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Electronics Production | March 30, 2005

Current status of EU lead-free soldering

With only 16 months left until the July 2006 EU RoHS Directive deadline for full implementation of lead-free soldering in electronics and electrical equipment, ELFNET has reported results of an implementation status survey, available on the network portal.
Conclusions show that whilst the degree of uncertainty is now small, 30% of the concerned organisations are still not actively preparing for lead-free soldering.

ELFNET - the EU-funded European Lead-Free Soldering Network - has carried out this baseline survey as the first of three annual measurements of implementation dynamics cross the transitional period. Questionnaires were sent to industry representatives and results compared with the only previous survey in 2003 from Soldertec Global, UK.

"This study is an important benchmark for European industry and clearly shows the need for urgent action by those who are falling behind," comments Karl Heinz Zuber from the Technical University of Berlin, author of the report. "ELFNET can help by focussing attention and bringing the major European electronics industry players together towards this common goal."

After years of awareness raising by industry organisations and an abundance of basic information, most are now clear about the essential steps needed to implement the technology. However, there is an increased demand for more detailed information in key technical and business areas such as reliability, thermal compatibility and labelling.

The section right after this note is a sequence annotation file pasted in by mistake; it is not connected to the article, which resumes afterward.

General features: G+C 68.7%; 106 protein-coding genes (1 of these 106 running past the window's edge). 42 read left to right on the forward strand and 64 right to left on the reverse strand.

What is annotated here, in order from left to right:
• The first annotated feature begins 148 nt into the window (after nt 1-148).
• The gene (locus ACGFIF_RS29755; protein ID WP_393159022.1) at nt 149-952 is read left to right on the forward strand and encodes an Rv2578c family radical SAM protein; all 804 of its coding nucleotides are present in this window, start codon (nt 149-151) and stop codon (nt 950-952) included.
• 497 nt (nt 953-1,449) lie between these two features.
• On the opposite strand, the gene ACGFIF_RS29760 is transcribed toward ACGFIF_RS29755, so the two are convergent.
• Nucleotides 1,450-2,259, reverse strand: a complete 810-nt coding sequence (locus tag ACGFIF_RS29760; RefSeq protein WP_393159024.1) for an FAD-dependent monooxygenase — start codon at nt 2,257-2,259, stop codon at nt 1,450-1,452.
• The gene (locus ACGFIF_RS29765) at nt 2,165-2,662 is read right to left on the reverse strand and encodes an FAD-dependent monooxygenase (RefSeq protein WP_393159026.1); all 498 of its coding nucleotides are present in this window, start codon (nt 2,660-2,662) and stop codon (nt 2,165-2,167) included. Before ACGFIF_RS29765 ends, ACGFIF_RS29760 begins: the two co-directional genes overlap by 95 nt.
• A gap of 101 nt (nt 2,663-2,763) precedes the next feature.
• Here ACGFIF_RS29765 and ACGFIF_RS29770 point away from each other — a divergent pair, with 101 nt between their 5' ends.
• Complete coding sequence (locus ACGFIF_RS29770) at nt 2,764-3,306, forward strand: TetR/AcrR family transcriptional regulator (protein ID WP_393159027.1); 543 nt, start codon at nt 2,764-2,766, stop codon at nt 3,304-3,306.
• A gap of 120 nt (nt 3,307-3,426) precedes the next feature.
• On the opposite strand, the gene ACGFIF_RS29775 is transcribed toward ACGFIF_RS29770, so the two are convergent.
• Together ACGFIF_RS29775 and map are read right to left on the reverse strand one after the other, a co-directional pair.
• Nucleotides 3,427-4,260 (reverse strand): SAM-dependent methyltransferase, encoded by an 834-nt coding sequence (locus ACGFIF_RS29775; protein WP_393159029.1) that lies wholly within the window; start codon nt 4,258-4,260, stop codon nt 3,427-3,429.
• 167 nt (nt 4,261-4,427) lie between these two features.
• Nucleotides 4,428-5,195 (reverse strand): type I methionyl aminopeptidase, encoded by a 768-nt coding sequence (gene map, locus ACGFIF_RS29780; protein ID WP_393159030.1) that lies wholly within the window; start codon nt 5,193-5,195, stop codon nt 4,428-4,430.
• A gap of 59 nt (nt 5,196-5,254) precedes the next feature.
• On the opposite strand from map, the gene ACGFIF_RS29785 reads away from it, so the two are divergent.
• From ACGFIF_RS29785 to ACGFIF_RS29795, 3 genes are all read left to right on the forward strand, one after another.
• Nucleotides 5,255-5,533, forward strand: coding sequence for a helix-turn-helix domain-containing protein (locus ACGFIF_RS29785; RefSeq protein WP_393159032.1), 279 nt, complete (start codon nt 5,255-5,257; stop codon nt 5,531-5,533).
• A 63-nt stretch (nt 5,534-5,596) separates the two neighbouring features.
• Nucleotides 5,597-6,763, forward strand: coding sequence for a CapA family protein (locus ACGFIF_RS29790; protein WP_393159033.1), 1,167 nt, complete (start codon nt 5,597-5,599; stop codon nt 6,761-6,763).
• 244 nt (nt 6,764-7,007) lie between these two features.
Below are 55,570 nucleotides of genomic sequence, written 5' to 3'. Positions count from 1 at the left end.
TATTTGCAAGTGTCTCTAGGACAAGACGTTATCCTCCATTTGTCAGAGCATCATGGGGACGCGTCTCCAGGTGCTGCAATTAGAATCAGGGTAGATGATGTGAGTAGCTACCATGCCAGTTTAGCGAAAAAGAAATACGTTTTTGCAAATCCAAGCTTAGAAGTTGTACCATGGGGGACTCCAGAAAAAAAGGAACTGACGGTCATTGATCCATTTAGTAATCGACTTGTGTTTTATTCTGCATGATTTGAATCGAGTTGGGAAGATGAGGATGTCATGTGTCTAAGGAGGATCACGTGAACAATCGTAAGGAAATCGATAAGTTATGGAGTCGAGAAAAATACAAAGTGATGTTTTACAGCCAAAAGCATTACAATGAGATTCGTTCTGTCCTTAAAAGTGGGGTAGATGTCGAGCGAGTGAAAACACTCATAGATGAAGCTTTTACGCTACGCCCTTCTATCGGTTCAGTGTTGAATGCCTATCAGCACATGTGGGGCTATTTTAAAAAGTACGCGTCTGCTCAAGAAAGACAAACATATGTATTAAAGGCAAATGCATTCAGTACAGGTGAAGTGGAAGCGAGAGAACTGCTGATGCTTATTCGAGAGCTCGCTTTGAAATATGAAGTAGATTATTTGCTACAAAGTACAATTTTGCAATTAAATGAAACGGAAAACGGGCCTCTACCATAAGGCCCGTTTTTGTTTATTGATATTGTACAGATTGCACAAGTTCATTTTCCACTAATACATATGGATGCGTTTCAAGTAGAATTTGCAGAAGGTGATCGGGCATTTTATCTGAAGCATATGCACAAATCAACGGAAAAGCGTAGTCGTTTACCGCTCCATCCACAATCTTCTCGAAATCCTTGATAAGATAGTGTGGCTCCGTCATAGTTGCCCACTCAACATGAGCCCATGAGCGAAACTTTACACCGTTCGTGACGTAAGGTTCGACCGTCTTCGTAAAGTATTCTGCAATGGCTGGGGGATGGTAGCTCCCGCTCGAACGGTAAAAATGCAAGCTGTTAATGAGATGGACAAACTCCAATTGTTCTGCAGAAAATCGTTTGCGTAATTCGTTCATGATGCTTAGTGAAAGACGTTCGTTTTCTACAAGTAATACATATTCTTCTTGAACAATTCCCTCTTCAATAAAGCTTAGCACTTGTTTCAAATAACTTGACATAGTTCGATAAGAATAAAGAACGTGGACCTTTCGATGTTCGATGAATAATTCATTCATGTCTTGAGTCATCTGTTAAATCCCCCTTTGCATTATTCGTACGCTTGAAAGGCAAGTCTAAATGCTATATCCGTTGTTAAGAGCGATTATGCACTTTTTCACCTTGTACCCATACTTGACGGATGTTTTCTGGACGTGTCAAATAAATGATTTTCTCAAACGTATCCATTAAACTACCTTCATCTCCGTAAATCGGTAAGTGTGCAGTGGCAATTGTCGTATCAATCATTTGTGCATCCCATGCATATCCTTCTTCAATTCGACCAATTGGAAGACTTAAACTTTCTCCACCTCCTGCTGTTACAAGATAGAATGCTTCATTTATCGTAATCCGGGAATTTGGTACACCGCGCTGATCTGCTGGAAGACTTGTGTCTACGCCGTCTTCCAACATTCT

Only 15% or respondents currently use 50% or more lead-free solder - a figure that is expected to rise dramatically during the next year. It is claimed that Japanese production will be close to 100% use by the end of 2005.

Almost half indicated an expectation that leaded technology will co-exist with lead-free production based on exemptions, export and repair needs.

The report also contains information about preferred materials and processes being selected by industry. Whilst a majority continue to prefer the SnAgCu alloy for reflow and hand soldering, the relatively new SnCuNi alloy appears to be competing strongly for wave soldering. There is a greater diversity in choice of lead-free surface finish materials with the 2003 trend towards NiAu or pure tin remaining. 62% were still undecided on preferred materials for BGA solder balls.

ELFNET will continue to work during 2005 to encourage collaborative progress by the key players from both industry and research. It is currently deploying a set of working groups to put in place realistic solutions based on a list of priority implementation issues identified by Europe's experts during 2004.

A copy of the report can be downloaded here (http://www.europeanleadfree.net)

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